Pre-travel currency options
- The official currency of Argentina is the Argentine Peso, however, it's common to use US dollars when travelling in the country, and most hotels and restaurants will accept them. We recommend checking if US dollars are accepted prior to ordering anything. Please also check which currency your menu/services are priced in, as the $ sign is used for both US dollars and Argentine pesos.
- GBP and EUR are not widely accepted.
- Major credit cards are widely accepted in the main tourist areas and cities, and ATMs are prevalent, but please note that there may be a relatively low cap on the maximum withdrawal limit.
- You can access funds via 'casas de cambio' (money exchange booths) which you can use to exchange your money. Do not exchange money with anyone on the street – fake notes are often used.
The sign for the Argentine peso is $, which is easily confused with the US dollar sign – don't get caught out!
The official currency of Chile is the Chilean Peso. In Chile, everything is official and you can simply pay for items or meals by card or withdraw cash from an ATM. Some hotels may exchange USD for pesos in an emergency, but we wouldn’t recommend that you rely on it.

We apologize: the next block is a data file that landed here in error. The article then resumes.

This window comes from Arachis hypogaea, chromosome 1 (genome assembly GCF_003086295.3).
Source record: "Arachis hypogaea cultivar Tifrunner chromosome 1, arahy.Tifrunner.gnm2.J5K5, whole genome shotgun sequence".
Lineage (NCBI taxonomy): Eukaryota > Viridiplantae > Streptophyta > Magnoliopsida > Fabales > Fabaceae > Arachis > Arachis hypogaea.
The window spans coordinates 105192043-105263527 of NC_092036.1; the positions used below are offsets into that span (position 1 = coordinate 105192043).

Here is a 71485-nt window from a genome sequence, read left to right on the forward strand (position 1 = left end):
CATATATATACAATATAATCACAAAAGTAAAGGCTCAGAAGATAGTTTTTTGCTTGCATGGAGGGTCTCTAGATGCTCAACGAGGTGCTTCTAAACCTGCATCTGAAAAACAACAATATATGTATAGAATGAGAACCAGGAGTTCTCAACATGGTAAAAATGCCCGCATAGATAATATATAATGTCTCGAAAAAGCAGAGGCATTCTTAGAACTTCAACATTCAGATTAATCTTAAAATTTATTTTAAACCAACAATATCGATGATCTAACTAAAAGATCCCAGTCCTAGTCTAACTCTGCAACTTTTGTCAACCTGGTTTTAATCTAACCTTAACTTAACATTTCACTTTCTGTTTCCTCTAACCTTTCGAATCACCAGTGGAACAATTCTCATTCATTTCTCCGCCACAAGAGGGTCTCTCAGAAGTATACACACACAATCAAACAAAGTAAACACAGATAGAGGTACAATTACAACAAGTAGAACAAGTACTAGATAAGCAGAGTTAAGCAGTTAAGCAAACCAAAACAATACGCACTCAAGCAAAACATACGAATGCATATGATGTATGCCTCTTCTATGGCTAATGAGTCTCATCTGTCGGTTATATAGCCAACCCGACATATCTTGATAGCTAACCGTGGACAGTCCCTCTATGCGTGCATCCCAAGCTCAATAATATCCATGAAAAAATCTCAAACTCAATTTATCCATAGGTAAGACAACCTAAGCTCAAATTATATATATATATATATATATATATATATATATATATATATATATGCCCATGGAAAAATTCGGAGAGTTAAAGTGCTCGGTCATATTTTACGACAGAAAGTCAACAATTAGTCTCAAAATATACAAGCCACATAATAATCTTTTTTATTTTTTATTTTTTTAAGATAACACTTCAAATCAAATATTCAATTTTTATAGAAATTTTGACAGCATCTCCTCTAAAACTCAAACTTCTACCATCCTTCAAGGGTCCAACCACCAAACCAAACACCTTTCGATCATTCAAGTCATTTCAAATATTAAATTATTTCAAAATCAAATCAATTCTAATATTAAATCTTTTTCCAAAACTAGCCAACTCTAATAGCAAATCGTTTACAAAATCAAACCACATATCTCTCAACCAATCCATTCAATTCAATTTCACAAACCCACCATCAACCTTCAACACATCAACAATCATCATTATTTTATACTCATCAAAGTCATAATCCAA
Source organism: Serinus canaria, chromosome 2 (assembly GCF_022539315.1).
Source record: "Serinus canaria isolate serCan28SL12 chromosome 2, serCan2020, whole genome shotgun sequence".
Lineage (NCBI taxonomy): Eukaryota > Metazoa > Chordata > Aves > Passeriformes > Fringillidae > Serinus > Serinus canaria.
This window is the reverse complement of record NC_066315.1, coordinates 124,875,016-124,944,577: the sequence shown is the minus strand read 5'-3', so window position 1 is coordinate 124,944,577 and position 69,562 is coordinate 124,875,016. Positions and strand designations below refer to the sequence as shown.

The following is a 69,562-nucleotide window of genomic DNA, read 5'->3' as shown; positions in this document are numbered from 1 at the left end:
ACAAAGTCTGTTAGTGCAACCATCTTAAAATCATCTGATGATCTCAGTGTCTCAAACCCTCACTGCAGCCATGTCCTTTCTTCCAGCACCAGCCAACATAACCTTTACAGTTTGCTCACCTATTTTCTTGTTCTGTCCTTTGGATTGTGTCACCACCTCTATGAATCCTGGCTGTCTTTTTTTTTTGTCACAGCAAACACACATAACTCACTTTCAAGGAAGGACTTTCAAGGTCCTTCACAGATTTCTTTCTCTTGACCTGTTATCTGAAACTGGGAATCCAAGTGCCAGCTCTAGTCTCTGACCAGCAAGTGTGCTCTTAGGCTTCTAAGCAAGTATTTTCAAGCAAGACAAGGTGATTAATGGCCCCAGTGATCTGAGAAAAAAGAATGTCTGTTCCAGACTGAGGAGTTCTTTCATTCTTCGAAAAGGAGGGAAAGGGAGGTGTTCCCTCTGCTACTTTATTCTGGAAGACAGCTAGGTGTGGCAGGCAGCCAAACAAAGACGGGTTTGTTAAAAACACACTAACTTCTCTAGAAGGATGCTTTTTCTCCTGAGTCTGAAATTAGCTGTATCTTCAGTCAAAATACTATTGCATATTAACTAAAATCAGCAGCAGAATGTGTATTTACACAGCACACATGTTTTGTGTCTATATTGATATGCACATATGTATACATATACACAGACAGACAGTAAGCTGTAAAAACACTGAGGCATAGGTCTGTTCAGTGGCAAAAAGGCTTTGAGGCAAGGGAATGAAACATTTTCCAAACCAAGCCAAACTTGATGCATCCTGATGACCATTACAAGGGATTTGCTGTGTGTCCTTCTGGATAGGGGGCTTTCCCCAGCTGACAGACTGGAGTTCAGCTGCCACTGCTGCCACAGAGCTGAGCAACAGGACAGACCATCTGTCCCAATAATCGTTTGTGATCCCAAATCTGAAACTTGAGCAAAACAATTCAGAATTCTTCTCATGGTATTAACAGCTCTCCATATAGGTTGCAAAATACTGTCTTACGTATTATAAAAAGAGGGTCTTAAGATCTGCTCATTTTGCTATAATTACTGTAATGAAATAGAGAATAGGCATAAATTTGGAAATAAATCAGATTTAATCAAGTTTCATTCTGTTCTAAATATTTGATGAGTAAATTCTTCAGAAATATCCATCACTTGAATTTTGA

Things to consider
- Travellers' cheques are not advised for either country as they are hard to change and are given a very low rate
- Your card provider will charge you at a higher rate for making payments or withdrawals while abroad, so check the tariffs before you leave
- To avoid any extra charges you could consider getting a card you can preload credit onto
- ATMs are widely available in most major towns, but make sure you stock up before travelling to more remote areas
Argentina currently has a significant black market (known as the 'blue' market) for foreign currency, so travelling with and spending US dollars in cash is an absolute must. Most establishments will accept US dollars cash at a much better rate of exchange, saving you anywhere from 20-40%. You should still carry a small sum of Argentine Pesos (AR$).
While in Argentina, a rough budget of $30-60 USD per person per day for lunch and dinner may be helpful.
In Chile, $40-80 USD per person per day should suffice. However, this will obviously depend on where you choose to eat.
Tipping in Argentina & Chile
Argentina, particularly, is a very tipping oriented country, like the US. Tips are expected, so keep a stock of small denomination notes handy. In Chile, tipping isn’t quite as prevalent, but it's very much appreciated (e.g. for taxi drivers) and is certainly expected in restaurants.
Tipping on board your ship
Tips are not generally included in your cruise fare (some exceptions apply on the all-inclusive ships) so if you would like to tip the crew an approximate suggestion would be $10-20 USD per passenger per day on board. Your ship may provide its own guidelines on board.
It's very much at your discretion, however, the tips are generally divided up between the crew, including the wonderful but sometimes unseen housekeeping staff, as well as the restaurant and bar team. It is not expected that you would tip staff individually.
Tips are usually collected just prior to the end of the cruise and can usually be paid on a credit card when you are settling up your tab.